Though U.S. investment in Mexico has increased, American cash hasn't exactly been gushing southward. In the past four years, America's direct manufacturing investment in Mexico has averaged $1.9 billion a year, a fraction of the $200 billion invested annually in our domestic manufacturing capacity. In fact, U.S. companies invest far more each year in other high-wage, high-standard economies, such as those of Western Europe and Canada, than they do in such developing countries as Mexico."

After 10 Years, NAFTA Continues to Pay Dividends

Soooo... where is all the 'bad' that has come from NAFTA? It seems more like a 'non event' that something bad... and if it is a 'non event', why get out when it would cost us in political points... and if it is 'good' then even more reason not to get out.
__________________
Texas Proud is offline   Reply With Quote
Old 03-05-2008, 04:32 PM   #18
Give me a museum and I'll fill it. (Picasso)
Give me a forum ...
donheff's Avatar
 
Join Date: Feb 2006
Location: Washington, DC
Posts: 8,650
Quote:
Originally Posted by youbet View Post
OP's question, which we've all been skirting around, was "So why be so upset at NAFTA?" I think the reason labor and working class Dems in general don't like NAFTA is that they would have preferred some protectionist policies that protected their jobs rather than policies which, to some extent and in some cases, enhanced the profitability and ease of moving the jobs. They saw Clinton's pushing NAFTA as a betrayal of the ideology they elected a Dem president for.

In all practicality, I doubt NAFTA had all that much impact on outsourcing, but it did symbolically represent a Dem president supporting outsourcing which would be a disapointment to many labor and working class Dems.
I think that is about right. And, though I love them both, I suspect Obama and Clinton (Hilary) don't really give a rat's as about "dealing" with supposed NAFTA problems. They are just courting labor votes - not that there is anything wrong with that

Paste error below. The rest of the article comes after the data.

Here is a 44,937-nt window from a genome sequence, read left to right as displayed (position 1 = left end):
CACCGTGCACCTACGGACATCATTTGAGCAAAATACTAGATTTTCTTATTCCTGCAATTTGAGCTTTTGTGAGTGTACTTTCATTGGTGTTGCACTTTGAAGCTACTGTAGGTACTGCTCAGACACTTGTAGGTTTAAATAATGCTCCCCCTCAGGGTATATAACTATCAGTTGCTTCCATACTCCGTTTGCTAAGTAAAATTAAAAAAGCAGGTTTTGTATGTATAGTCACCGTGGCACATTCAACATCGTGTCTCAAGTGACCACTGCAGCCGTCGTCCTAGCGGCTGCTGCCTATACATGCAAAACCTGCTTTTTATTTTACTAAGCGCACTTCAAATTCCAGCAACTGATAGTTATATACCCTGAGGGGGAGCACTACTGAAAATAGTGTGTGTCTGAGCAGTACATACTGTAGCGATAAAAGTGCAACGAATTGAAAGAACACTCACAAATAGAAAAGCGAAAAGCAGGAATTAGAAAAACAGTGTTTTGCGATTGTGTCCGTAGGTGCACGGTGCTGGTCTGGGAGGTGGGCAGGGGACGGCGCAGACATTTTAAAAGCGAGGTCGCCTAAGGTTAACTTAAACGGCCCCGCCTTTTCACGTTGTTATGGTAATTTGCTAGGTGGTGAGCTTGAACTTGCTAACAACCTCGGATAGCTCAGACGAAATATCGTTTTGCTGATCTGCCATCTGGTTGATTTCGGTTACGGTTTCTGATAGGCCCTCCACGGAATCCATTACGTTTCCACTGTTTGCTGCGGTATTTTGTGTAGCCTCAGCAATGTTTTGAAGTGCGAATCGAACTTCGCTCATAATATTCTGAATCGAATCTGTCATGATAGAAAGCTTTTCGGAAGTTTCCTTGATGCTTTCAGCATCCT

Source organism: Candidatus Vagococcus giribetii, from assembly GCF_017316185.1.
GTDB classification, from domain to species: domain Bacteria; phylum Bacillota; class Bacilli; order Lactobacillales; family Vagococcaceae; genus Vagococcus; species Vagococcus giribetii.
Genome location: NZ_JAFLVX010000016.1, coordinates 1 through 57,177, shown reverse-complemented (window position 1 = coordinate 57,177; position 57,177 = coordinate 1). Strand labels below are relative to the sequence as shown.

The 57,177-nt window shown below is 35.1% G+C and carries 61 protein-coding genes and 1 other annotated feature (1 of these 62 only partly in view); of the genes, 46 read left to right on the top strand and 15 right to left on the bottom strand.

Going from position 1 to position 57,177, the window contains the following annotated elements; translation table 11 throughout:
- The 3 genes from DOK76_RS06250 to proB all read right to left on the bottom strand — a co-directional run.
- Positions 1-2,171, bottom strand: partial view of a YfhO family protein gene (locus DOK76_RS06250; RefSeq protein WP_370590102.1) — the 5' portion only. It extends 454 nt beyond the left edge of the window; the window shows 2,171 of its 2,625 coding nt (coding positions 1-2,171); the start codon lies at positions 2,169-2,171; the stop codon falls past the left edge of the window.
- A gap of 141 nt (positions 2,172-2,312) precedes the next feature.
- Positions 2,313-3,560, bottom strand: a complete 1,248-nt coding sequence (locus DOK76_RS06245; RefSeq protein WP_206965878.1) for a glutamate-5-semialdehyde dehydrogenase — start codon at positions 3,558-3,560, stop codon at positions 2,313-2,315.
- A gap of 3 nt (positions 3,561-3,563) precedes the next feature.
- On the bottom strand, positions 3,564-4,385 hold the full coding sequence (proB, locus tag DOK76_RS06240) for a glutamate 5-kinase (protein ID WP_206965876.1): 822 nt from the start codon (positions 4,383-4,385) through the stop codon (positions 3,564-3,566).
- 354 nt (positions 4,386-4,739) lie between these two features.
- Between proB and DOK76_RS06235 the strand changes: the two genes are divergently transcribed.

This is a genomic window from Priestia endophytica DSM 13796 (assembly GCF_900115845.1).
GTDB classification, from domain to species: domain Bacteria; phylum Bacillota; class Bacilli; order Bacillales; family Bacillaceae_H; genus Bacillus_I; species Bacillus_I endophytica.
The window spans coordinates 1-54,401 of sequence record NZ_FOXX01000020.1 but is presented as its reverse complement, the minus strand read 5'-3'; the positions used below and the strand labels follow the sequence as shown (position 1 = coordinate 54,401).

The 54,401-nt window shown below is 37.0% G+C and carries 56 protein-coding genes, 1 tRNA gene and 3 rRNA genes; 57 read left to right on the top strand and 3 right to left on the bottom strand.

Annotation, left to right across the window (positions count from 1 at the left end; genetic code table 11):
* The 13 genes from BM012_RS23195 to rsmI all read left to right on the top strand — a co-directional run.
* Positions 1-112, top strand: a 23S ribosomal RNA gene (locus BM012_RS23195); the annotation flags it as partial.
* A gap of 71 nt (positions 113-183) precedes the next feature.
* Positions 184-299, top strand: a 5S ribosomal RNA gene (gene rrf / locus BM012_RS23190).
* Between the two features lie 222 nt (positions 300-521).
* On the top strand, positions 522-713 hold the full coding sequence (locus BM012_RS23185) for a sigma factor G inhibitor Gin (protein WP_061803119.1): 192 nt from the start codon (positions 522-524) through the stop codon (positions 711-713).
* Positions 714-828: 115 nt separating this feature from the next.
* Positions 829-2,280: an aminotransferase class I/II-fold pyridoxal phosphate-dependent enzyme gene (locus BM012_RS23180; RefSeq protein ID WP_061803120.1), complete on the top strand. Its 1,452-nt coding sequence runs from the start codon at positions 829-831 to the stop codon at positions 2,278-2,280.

__________________
Every man is, or hopes to be, an Idler. -- Samuel Johnson
donheff is online now   Reply With Quote
Old 03-05-2008, 05:36 PM   #19
Give me a museum and I'll fill it. (Picasso)
Give me a forum ...
clifp's Avatar
 
Join Date: Oct 2006
Posts: 7,451
The reality that Democratic politicians (and protectionist folks like Buchannan) don't talk about is that high paying blue collar manufacturing didn't get outsourced to Mexico, or India, or China. For the most part these jobs simply disappeared. They are gone and are never coming back.

The country that lost the most manufacturing jobs this century is China, by far.
The world needs less people to make cars, TVs, blue jeans etc than it did a decade ago. Just like at the beginning of the 20th century the world needed less farmers than it did the late 1800s. But pandering gets more votes.
__________________
clifp is offline   Reply With Quote
Old 03-05-2008, 09:55 PM   #20
Give me a museum and I'll fill it. (Picasso)
Give me a forum ...
youbet's Avatar
 
Join Date: Mar 2005
Location: Chicago
Posts: 9,965
Quote:
Originally Posted by donheff View Post
I suspect Obama and Clinton (Hilary) don't really give a rat's as about "dealing" with supposed NAFTA problems. They are just courting labor votes - not that there is anything wrong with that
Of course they don't.......

I do give Hillary and her handlers a lot of credit for how they've been able to associate her with Bill's initiatives that are viewed favorably and disassociating her with those that aren't. Really running the obstacle course nimbly! She was there experiencing everything with Bill and therefore is now able to "answer the phone when it rings at 3:00 AM." But when courting Ohio labor/blue collar votes, "hey, NAFTA was Bill's program. I was serving tea and biscuits to the ladies at the quilting bee......."

Obama really wasn't there, but he still recommeds changes to NAFTA, at least he does so to ears that want to hear that it will be changed!

Whatever the voters want to hear......... Our politicians in action!
__________________

__________________
"I wasn't born blue blood. I was born blue-collar." John Wort Hannam
youbet is offline   Reply With Quote
Reply


Currently Active Users Viewing This Thread: 1 (0 members and 1 guests)
 
Thread Tools Search this Thread
Search this Thread:

Advanced Search
Display Modes

Posting Rules
You may not post new threads
You may not post replies
You may not post attachments
You may not edit your posts

BB code is On
Smilies are On
[IMG] code is On
HTML code is Off
Trackbacks are Off
Pingbacks are Off
Refbacks are Off


 

 
All times are GMT -6. The time now is 07:12 AM.
 
Powered by vBulletin® Version 3.8.8 Beta 1
Copyright ©2000 - 2017, vBulletin Solutions, Inc.